THE KEY question that will confront Britain’s new Prime Minister is this: Just how do they intend to unite a Tory party which is at war with itself over Europe?
A conundrum central to the downfalls of the last four Tory premiers – Margaret Thatcher, John Major, David Cameron and Theresa May – it now threatens to overwhelm the next PM before they have even moved into Downing Street.
This much is clear after Chancellor Philip Hammond effectively pre-announced his resignation on national television by saying that he would not serve under Boris Johnson if, as expected, the ex-Foreign Secretary succeeds Mrs May as leader.
An unprecedented departure, he is not alone. Justice Secretary David Gauke has done likewise and others intend to quit their posts on Wednesday, immediately after Mrs May’s final appearance at PMQs, because they’re so appalled by Mr Johnson’s threat of a no-deal Brexit and don’t wish to afford him the satisfaction of sacking them.
Yet, while Mrs May’s removal from 10 Downing Street has emboldened Brexiteers who believe that they are now in the ascendancy, Remain-supporting Tories are being alienated to such an extent that they will effectively become the new ‘rebels’ on the Tory backbenches.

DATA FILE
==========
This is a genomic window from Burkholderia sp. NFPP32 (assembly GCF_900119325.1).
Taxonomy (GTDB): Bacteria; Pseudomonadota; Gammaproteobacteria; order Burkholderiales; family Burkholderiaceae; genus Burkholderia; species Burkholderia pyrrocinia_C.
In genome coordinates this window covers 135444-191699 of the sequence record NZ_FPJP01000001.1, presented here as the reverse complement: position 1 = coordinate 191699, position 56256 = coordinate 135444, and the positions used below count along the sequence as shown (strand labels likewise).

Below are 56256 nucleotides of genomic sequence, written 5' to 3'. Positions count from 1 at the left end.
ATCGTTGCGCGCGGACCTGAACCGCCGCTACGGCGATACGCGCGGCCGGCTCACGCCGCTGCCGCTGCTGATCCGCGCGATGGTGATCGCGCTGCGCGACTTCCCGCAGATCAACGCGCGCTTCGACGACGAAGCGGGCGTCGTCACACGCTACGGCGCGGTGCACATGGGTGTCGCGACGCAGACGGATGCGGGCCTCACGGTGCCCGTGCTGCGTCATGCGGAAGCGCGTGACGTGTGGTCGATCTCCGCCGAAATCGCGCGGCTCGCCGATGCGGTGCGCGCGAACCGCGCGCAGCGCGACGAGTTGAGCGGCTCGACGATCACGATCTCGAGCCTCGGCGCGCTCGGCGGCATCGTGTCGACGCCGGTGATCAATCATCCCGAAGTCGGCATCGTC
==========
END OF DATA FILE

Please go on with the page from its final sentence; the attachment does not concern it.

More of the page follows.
In this regard, nothing will change when the handover of power takes place – the new PM, bereft of an overall majority, will probably find negotiations with their own backbenchers to be just as troublesome, if not more so, than talks with the EU.
All this at a time when the country at large is crying out for progress on all those domestic reforms which have been subsumed by Brexit. And, regrettably, the well-intended interventions of business leaders at the CBI, and many others, will continue to count for nothing until the Tories – and the Government – have a genuine unifying leader at the helm.